Michael Campbell survived two major scares but the New Zealander remains on course to end a seven-year title drought at the Hong Kong Open.
The 43-year-old started Saturday's third round with a one-stroke advantage and after scrambling to shoot a one-under-par 69, he was joined at the top of the leaderboard by Spain's Miguel Angel Jimenez on 10-under for the tournament.
Campbell struggled to keep his nose ahead but by the end of the day, he was thankful to still be in with a chance of winning for the first time since 2005, when he followed up his US Open triumph with the World Match Play Championship title.
His victory tilt first came under threat when he accidentally struck his ball while preparing to tee off on the 10th hole.
The ball travelled a few yards but Campbell was able to replace it without penalty after European Tour referee John Paramor accepted he had not indented to play a shot.
Campbell was in more trouble on the 18th when he found a greenside bunker with his approach and appeared set to drop a shot after a poor recovery.
He did well to retrieve the situation, however, by sinking a 20-foot par putt to maintain a share of the lead.
"What happened on the 10th tee was hilarious," Campbell told reporters.
"I have never done that since I started playing golf 38 years ago. But I knew it was not a penalty and when John Paramor started walking towards me with a smile on his face, I knew I was fine to replace the ball."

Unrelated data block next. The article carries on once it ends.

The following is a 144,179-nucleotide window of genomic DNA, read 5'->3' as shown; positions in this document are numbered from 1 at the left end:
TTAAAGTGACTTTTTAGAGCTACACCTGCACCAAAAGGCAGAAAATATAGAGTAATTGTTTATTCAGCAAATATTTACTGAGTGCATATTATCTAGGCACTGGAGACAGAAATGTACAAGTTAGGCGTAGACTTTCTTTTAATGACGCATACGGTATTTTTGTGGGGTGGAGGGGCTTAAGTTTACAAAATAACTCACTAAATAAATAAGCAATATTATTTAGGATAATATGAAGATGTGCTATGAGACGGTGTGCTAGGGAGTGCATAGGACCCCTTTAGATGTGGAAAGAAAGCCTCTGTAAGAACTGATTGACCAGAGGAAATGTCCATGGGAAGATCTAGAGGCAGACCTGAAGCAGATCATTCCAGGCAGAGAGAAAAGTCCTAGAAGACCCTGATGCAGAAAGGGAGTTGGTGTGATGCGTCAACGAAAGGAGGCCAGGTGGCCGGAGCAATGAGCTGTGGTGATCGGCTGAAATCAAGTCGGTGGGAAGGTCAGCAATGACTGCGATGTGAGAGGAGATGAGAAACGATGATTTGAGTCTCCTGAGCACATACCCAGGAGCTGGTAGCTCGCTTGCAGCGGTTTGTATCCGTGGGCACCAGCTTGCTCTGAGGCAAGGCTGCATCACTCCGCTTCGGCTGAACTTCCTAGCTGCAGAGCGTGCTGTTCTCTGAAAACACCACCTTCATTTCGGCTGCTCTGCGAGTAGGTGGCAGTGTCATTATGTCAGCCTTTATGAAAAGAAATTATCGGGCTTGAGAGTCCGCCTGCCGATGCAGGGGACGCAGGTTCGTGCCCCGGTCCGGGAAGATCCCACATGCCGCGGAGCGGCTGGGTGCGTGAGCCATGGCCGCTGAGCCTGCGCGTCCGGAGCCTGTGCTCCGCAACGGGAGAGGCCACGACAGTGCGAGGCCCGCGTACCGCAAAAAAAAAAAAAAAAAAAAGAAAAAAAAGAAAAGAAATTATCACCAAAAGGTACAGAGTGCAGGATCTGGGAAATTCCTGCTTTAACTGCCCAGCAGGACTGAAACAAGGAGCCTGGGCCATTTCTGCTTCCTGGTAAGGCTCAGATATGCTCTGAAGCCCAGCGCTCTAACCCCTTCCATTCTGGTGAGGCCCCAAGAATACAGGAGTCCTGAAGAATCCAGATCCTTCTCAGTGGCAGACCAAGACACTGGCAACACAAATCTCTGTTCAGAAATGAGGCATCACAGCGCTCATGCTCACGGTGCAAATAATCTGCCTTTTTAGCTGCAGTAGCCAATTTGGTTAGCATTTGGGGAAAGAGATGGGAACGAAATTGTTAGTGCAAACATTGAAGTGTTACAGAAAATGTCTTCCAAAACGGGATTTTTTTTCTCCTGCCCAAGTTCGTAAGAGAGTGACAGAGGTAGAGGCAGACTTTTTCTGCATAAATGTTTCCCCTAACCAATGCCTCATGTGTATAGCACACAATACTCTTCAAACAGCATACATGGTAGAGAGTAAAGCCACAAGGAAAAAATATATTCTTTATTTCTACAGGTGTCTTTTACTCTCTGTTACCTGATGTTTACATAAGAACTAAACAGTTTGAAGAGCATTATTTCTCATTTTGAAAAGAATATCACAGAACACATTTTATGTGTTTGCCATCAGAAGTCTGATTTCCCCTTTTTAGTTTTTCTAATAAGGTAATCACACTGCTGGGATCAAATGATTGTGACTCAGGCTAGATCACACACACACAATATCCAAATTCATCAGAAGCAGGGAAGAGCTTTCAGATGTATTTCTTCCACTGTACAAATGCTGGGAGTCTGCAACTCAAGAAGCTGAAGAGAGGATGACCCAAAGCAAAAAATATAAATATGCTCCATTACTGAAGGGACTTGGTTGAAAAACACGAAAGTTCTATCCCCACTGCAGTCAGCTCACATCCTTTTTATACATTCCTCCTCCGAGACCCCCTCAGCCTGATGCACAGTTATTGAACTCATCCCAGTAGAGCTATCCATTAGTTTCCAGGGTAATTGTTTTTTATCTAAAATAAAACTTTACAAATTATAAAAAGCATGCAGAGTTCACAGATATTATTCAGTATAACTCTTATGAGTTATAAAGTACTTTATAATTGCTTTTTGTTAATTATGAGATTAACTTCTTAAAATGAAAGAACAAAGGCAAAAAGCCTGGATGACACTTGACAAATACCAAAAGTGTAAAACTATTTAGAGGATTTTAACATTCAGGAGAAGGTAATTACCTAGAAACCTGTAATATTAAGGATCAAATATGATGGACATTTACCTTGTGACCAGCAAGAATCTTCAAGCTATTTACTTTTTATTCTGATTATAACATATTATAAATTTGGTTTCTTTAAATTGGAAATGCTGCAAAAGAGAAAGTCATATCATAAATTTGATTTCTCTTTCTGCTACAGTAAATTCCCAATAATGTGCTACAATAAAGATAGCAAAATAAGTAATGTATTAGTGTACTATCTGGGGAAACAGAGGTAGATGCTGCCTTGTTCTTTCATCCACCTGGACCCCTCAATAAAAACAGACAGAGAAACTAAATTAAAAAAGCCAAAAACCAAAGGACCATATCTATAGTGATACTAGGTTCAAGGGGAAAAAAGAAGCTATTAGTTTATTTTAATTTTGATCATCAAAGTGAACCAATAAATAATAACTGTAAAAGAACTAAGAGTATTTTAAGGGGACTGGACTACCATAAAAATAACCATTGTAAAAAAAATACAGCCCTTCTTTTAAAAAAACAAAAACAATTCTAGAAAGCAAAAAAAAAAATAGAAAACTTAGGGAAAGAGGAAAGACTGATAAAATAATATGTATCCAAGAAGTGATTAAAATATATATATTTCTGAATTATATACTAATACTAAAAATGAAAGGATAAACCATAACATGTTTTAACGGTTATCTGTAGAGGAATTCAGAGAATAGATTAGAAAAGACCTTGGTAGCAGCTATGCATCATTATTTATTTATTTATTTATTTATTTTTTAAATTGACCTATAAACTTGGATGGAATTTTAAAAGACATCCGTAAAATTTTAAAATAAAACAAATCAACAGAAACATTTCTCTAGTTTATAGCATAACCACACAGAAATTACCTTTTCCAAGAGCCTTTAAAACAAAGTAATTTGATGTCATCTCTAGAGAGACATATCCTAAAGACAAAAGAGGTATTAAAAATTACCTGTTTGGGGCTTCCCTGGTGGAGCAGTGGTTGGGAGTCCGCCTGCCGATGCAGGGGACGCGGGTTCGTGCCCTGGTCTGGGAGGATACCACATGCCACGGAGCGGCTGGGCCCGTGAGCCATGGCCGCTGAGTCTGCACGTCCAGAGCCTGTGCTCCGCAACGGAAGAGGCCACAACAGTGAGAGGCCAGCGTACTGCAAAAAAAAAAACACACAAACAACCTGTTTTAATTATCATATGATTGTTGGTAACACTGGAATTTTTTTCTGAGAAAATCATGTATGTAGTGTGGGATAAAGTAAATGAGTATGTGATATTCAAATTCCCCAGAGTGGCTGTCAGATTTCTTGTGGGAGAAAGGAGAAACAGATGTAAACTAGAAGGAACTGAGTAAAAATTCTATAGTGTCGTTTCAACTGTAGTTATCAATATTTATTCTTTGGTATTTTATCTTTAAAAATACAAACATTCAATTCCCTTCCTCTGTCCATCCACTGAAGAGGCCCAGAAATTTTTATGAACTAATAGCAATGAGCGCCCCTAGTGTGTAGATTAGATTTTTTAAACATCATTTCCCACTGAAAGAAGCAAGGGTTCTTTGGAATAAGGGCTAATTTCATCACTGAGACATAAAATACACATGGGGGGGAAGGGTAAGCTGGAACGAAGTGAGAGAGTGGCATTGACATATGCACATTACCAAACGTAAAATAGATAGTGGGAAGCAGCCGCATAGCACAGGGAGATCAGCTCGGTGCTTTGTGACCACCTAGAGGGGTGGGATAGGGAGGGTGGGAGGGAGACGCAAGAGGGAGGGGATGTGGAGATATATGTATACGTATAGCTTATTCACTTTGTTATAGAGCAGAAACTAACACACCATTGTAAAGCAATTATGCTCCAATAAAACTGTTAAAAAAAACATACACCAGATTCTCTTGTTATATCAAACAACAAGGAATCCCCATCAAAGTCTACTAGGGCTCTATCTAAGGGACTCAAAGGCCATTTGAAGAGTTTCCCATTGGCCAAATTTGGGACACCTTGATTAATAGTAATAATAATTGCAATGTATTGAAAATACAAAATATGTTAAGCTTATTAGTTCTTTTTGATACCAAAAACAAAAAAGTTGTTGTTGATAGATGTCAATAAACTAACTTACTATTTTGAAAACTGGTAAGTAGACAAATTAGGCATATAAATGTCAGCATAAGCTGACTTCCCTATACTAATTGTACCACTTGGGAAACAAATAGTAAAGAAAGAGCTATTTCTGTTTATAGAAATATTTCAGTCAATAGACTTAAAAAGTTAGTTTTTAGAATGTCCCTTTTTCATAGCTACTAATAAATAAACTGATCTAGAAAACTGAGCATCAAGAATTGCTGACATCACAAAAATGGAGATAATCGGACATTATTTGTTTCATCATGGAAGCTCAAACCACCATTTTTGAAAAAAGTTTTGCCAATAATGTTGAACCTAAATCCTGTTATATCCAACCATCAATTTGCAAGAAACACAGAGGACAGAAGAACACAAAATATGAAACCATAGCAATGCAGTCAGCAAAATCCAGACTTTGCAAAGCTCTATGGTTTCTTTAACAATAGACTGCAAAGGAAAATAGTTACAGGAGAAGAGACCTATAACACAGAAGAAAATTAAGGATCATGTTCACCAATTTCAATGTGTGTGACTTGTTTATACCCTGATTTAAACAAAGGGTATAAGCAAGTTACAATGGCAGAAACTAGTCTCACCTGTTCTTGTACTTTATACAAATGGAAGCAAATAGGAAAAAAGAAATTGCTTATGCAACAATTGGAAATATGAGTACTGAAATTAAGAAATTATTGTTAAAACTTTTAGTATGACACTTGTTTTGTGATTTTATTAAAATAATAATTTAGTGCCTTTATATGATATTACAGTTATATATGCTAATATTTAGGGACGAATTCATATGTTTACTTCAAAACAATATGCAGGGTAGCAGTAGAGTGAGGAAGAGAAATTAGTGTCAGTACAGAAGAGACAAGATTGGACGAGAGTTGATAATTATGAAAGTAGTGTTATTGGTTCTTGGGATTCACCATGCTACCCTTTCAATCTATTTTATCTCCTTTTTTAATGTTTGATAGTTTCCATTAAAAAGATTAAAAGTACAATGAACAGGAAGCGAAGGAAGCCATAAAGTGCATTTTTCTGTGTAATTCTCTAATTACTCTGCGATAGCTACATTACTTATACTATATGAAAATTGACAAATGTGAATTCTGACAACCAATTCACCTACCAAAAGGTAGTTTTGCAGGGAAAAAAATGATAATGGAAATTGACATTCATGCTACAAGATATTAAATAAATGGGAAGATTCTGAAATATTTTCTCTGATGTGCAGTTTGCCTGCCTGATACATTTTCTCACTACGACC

Campbell did admit that his golf had not been pretty but was just about good enough to keep him in contention.
"I managed to grind out a score, turning would could have been a 73 into a 69. That par save (at 18) was pretty important," he added.
If Jimenez does go on to win the event on Sunday, he will become the oldest player to claim a European Tour victory at the ripe old age of 48 years and 318 days. Ireland's Des Smyth was 284 days younger when he won the Madeira Island Open in 2001.
However, both Campbell and Jimenez face a fourth round challenge from a player at the other end of the golfing age spectrum.
After a third-round 64, Matteo Manassero is only one shot off the pace having last weekend become the first teenager to win three times on the European Tour when the Italian captured the Singapore Open in a playoff.
The 19-year-old had begun his round six shots off the pace but ended it within touching distance, tied for third with China's Zhang Lianwei, after a sizzling inward nine of 30 that included a run of five successive threes.
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